We hear this comment from pet owners on almost a daily basis. “While I was out he chewed up a pair of my shoes” or “He urinated outside his litter box. He must have done this to spite me”. These sentiments are often verbalized as a result of common myth. Whether a cat or dog is able to rationalize and perform an act of intent such as above is a subject of endless discussion. In reality there is nearly always a somewhat obvious cause for ill behavior in our pet companions.
In the case of the feline who recently may be urinating outside the box there is nearly always a physical problem at the root of the behavior. A change in litter material, a box that is not clean enough, addition of another cat in the family, Feline Lower Urinary Track Disease (FLUTD), even home construction or a house guest, is enough to alter a cat’s bathroom habits. Stress from an upset environment leads to physical changes in the body which can affect many organ systems resulting in disease. Inflammatory Bowel Disease (IBD) in the cat and dog seems to somehow relate to a stressor in the environment.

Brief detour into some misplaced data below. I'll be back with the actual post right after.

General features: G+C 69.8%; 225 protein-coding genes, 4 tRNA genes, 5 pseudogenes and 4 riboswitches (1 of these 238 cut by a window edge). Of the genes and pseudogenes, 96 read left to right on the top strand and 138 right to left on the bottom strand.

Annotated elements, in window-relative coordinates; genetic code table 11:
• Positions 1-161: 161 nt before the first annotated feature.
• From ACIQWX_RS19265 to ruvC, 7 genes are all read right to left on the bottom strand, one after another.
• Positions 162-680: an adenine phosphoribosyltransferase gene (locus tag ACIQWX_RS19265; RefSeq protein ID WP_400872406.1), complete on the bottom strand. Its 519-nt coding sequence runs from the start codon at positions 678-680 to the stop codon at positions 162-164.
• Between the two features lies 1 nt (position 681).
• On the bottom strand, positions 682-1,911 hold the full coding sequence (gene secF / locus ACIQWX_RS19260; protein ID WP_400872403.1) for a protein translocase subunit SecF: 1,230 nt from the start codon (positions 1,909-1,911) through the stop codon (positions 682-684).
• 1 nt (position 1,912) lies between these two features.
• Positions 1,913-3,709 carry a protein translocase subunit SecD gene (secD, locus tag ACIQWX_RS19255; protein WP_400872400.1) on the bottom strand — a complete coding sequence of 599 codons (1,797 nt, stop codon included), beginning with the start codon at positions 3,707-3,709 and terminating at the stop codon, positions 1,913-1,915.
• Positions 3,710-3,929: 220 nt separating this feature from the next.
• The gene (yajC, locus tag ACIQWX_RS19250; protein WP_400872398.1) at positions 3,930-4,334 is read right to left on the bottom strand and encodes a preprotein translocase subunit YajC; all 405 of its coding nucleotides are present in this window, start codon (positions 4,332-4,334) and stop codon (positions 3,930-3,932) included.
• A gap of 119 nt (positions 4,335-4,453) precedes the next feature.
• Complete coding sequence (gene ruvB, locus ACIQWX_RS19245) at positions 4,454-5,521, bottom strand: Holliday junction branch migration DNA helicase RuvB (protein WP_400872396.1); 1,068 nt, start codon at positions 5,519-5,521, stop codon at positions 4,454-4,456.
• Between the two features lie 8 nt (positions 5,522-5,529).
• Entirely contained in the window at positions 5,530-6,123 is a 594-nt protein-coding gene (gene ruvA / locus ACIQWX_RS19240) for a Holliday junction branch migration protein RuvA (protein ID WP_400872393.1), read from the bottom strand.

Destructive behavior, most often seen in our canine friends, may be the result of boredom, insufficient exercise or separation anxiety. In the case of separation the destructive behavior is not a conscious act to “spite” us for leaving them. Rather it is an expression of the upset and the anxiety felt when they are left alone. It is no wonder that rescue pets who have often had difficult beginnings to their lives tend to suffer more from separation disorders.
If your pet exhibits any change in behavior such as those mentioned above or any other abnormal acts in your household, there likely is a good reason. Whether the illness is one of physical cause or behavior is not important. What is critical is that you address the problem as soon as possible with your vet. One of the most common reasons given for pet surrender in the US is behavioral issues. Please make sure you don’t become part of this unfortunate trend.